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Review-a-Day
The Atlantic Monthly
Tuesday, March 12th, 2002


 

Servants of the Map

by Andrea Barrett

A review by Bruce Allen

In her latest collection of short stories Andrea Barrett continues a preoccupation with scientific themes adumbrated in her novels Lucid Stars (1988) and The Forms of Water (1993), one that didn't fully emerge until her National Book Award-winning collection Ship Fever (1996). That volume's carefully studied, densely detailed accounts of the romance and the trauma of scientific discovery displayed a mastery of the difficult art of organizing and communicating forbidding narrative material, which reached even more impressive heights in The Voyage of the Narwhal (1998), in effect a modern Victorian novel about a disastrous polar expedition and its complex human cost.

Most of the six stories in this new collection are explicitly related to these two earlier books. For example, Nora Kynd, an Irish immigrant who finds her vocation by caring for tubercular patients in the Adirondack Mountains ("The Cure"), is the sister of Ned Kynd, the ship's cook who survived the extremities suffered by the Narwhal's crew. Lavinia Wells, the mercurial and intellectually hungry narrator of "Theories of Rain," is the mother of the botanist Erasmus Darwin Wells, a voyager on the Narwhal and that novel's narrator. In fact, a reader familiar with the immediate predecessors of "Servants of the Map" gradually senses that Barrett is writing a huge serial novel, akin to William Faulkner's Yoknapatawpha cycle or Louise Erdrich's interconnected Native American novels, isolating diverse (nineteenth and twentieth century) and diversely questing characters and then painstakingly showing us how they are interrelated.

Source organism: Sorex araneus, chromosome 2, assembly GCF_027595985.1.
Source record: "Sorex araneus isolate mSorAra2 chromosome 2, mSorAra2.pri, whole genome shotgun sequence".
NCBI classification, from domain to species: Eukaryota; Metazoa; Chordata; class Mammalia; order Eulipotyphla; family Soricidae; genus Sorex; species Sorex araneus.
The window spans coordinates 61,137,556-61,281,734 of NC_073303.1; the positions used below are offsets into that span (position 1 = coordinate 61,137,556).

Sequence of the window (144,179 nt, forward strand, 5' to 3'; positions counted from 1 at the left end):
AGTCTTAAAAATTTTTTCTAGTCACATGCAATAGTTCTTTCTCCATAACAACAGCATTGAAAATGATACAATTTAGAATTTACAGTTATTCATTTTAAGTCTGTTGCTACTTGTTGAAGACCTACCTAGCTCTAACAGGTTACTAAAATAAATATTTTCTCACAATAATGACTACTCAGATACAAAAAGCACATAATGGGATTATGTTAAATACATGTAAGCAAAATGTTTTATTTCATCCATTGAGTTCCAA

All these matters are recounted in an efficient prose. Though we might expect metaphors drawn from scientific techniques or natural processes, Barrett's figurative language, with which she is sparing, is more varied. Her crisp declarative sentences are usually bluntly informative (a "night-watcher" over moribund patients "was often the last to see someone alive"); occasionally they're veined with understated wry humor ("They made love in a dark museum attic, accompanied by the faint ticking of deathwatch beetles").

Such scrupulous reportorial and rhetorical attention blends exactitude and compassion, giving clarity and emotional force to Barrett's investigations of people seeking to understand the laws that govern and trouble both the visible universe and their own invariably distinctive bodies and minds.


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